Montgomery County NY & General Grant’s Last Days

By Daniel T. Weaver

One of the more poignant stories in American history concerns the final weeks of Ulysses S. Grant’s life at Mt. McGregor in the summer of 1885. Knowing he was dying, he continued to work on his memoirs, which were the only asset the bankrupt former general and president had to leave his wife Julia.

While Mt. McGregor is located in Saratoga County, it was mostly Montgomery County men, who made it possible for Grant to spend the end of his life in this beautiful and relatively peaceful setting.

W. J. Arkell, of Canajoharie, publisher of various journals including Leslie’s Weekly, thought Mt. McGregor the most beautiful spot in the country, and believed that Duncan McGregor’s small resort needed further development. On a visit to Mt. McGregor in 1881 with his father James, inventor of the paper bag, brother Bartlett, founder of Beechnut, and John Kellogg, of Amsterdam’s Kelloggs and Miller Linseed Oil Company, Kellogg suggested that W. J. Arkell build a railroad from Saratoga to the mountain.

According to Thomas M. Pitkin’s book, The Captain Departs Ulysses S. Grant’s Last Campaign, Arkell asked Kellogg, “How much will you contribute?” Kellogg agreed to provide $25,000 as did James and Bartlett Arkell. Other men were brought into the plan and the Saratoga, Mt. McGregor and Lake George Railroad was chartered and running by July of 1882. Kellogg, already president of the Amsterdam, Chuctanunda and Northern RR became president of the Mt. McGregor Railroad, W. J. Arkell was the Vice-President and other Montgomery County men were on the Board of Directors. Joseph W. Drexel, partner of J. P. Morgan, was one of the few investors not from the county who played a major role in Grant’s final days.

These men did more than run a railroad. They purchased 1040 acres of land on Mt. McGregor, including Duncan McGregor’s hotel, and W. J. Arkell set off to make Mt. McGregor a first class resort. McGregor’s hotel was moved a short distance and a much larger, more luxurious hotel, the Balmoral, was built in its place. A limited number of lots were made available for wealthy people to build cottages.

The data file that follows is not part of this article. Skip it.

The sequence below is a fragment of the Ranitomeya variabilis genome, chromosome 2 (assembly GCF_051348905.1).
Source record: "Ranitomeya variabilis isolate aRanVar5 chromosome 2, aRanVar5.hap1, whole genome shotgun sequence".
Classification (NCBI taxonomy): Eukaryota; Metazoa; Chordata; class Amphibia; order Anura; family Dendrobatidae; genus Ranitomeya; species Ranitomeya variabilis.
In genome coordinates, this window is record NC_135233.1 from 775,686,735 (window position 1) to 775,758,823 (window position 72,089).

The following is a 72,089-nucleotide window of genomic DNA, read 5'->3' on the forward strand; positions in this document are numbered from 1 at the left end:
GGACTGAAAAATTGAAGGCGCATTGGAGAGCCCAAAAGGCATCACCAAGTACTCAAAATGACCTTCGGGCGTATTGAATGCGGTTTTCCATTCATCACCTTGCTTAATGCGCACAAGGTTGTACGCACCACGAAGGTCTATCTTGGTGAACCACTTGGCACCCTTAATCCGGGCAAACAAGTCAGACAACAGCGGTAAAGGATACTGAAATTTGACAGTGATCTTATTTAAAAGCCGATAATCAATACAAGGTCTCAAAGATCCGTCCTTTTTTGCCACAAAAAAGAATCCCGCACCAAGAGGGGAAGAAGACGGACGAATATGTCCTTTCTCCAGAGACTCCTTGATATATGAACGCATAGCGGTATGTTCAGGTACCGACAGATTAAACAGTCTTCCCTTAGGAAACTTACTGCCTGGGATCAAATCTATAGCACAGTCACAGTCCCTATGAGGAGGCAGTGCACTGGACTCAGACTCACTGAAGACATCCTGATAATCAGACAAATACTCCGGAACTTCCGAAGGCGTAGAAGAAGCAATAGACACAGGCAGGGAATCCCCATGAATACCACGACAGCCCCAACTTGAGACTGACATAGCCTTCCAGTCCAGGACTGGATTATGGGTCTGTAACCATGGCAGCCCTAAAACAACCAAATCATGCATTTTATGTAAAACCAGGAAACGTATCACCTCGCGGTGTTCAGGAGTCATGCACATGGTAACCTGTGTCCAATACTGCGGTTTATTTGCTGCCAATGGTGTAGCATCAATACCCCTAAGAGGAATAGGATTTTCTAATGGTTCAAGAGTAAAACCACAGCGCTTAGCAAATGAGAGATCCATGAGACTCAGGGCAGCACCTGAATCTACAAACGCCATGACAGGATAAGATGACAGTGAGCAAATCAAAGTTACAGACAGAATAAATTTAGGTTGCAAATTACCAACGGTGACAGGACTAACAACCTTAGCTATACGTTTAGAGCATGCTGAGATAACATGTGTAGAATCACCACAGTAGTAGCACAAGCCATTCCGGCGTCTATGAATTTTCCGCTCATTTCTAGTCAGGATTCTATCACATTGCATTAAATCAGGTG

W. J. Arkell built the first cottage. In 1885 Joseph Drexel bought McGregor’s hotel to renovate for his own use. The truth is it was purchased for Grant at Arkell’s urging. In 1927 Arkell published a book, Old Friends and Some Acquaintances, in which he honestly describes his motives, “I thought if we could get him to come to Mount McGregor, and if he should die there, it might make the place a national shrine—and incidentally a success.” Drexel’s influence as a friend of Grant brought him to Mt. McGregor, and in spite of Arkell’s motivations, Mt. McGregor was a good choice, and Grant’s doctors approved it.

W. J. Arkell made the arrangements for Grant and his family to come to Mt. McGregor. The last ride of Grant’s life was on the eleven mile narrow gauge Mt. McGregor Railroad on June 16, 1885. Drexel, Arkell, and Kellogg were among those who accompanied him.

General Grants Last Photo

During the last six weeks of Grant’s life, he had spells where he felt better. Nevertheless, there was an overall decline. He continued to work on his memoirs. On June 23, 1885, Grant said “I had been adding to my book and to my coffin, I presume every strain of my mind or body is one more nail in the coffin.” Yet, he chafed when his physicians ordered rest. Mark Twain, Grant’s friend, publisher and one of the more notable visitors to the cottage stated after Grant’s death that writing his memoirs extended Grant’s life but once finished, the inactivity hastened his end.

After Grant died on July 23, 1885, Arkell assisted Grant’s son in making funeral arrangements. It was Drexel’s desire to leave his cottage as it was when Grant died. As one of Drexel’s executors, Arkell saw his will carried out. Arkell and Kellogg also were two of the founders of the Mount McGregor Memorial Association, which was in charge of the cottage from 1889-1957.

Arkell’s dream of Grant’s cottage becoming a shrine came true, but his desire to see Mount McGregor become a successful resort failed. By 1887 the Railroad was in receivership, and eventually the resort was sold. The Hotel Balmoral burned in 1897.

The men who invested in Mt. McGregor lost money, nevertheless, they made Grant’s final days easier and enabled him to finish his memoirs, which are a literary and historical masterpiece.

This story is one of 60 stories in my book, Between the Cracks: Forgotten Stories of Amsterdam NY and the Mohawk Valley which you can order through amazon.

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